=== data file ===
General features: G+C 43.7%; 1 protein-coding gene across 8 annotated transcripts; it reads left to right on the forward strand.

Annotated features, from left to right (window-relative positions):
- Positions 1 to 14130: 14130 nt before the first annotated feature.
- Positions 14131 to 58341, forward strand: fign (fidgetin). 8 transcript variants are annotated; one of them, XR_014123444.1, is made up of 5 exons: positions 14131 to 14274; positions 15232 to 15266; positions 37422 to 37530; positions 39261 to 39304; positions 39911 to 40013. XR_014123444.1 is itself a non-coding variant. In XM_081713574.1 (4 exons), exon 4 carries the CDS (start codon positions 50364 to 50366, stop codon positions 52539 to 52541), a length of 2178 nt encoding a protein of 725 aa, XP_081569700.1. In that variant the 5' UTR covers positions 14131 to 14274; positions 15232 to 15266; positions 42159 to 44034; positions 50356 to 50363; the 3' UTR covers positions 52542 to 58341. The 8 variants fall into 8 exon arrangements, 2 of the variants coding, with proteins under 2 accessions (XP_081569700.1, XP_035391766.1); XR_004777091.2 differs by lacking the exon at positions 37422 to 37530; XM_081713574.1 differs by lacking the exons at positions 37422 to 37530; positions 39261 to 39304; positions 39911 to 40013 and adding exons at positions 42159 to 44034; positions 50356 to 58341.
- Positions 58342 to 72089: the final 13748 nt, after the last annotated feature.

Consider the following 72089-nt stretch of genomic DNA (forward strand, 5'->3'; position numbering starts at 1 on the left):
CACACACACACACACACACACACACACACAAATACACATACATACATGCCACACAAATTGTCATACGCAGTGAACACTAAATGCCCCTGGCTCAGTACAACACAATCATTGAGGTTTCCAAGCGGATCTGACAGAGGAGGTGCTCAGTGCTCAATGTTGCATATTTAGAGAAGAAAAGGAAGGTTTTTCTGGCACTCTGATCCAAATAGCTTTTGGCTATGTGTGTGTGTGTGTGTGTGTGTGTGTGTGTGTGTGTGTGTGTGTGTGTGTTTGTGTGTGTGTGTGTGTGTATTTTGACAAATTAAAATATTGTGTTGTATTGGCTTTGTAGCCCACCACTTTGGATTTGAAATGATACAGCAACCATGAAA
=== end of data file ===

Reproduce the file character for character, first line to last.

General features: G+C 43.7%; 1 protein-coding gene across 8 annotated transcripts; it reads left to right on the forward strand.

Annotated features, from left to right (window-relative positions):
- Positions 1 to 14130: 14130 nt before the first annotated feature.
- Positions 14131 to 58341, forward strand: fign (fidgetin). 8 transcript variants are annotated; one of them, XR_014123444.1, is made up of 5 exons: positions 14131 to 14274; positions 15232 to 15266; positions 37422 to 37530; positions 39261 to 39304; positions 39911 to 40013. XR_014123444.1 is itself a non-coding variant. In XM_081713574.1 (4 exons), exon 4 carries the CDS (start codon positions 50364 to 50366, stop codon positions 52539 to 52541), a length of 2178 nt encoding a protein of 725 aa, XP_081569700.1. In that variant the 5' UTR covers positions 14131 to 14274; positions 15232 to 15266; positions 42159 to 44034; positions 50356 to 50363; the 3' UTR covers positions 52542 to 58341. The 8 variants fall into 8 exon arrangements, 2 of the variants coding, with proteins under 2 accessions (XP_081569700.1, XP_035391766.1); XR_004777091.2 differs by lacking the exon at positions 37422 to 37530; XM_081713574.1 differs by lacking the exons at positions 37422 to 37530; positions 39261 to 39304; positions 39911 to 40013 and adding exons at positions 42159 to 44034; positions 50356 to 58341.
- Positions 58342 to 72089: the final 13748 nt, after the last annotated feature.

Consider the following 72089-nt stretch of genomic DNA (forward strand, 5'->3'; position numbering starts at 1 on the left):
CACACACACACACACACACACACACACACAAATACACATACATACATGCCACACAAATTGTCATACGCAGTGAACACTAAATGCCCCTGGCTCAGTACAACACAATCATTGAGGTTTCCAAGCGGATCTGACAGAGGAGGTGCTCAGTGCTCAATGTTGCATATTTAGAGAAGAAAAGGAAGGTTTTTCTGGCACTCTGATCCAAATAGCTTTTGGCTATGTGTGTGTGTGTGTGTGTGTGTGTGTGTGTGTGTGTGTGTGTGTGTGTGTTTGTGTGTGTGTGTGTGTGTATTTTGACAAATTAAAATATTGTGTTGTATTGGCTTTGTAGCCCACCACTTTGGATTTGAAATGATACAGCAACCATGAAA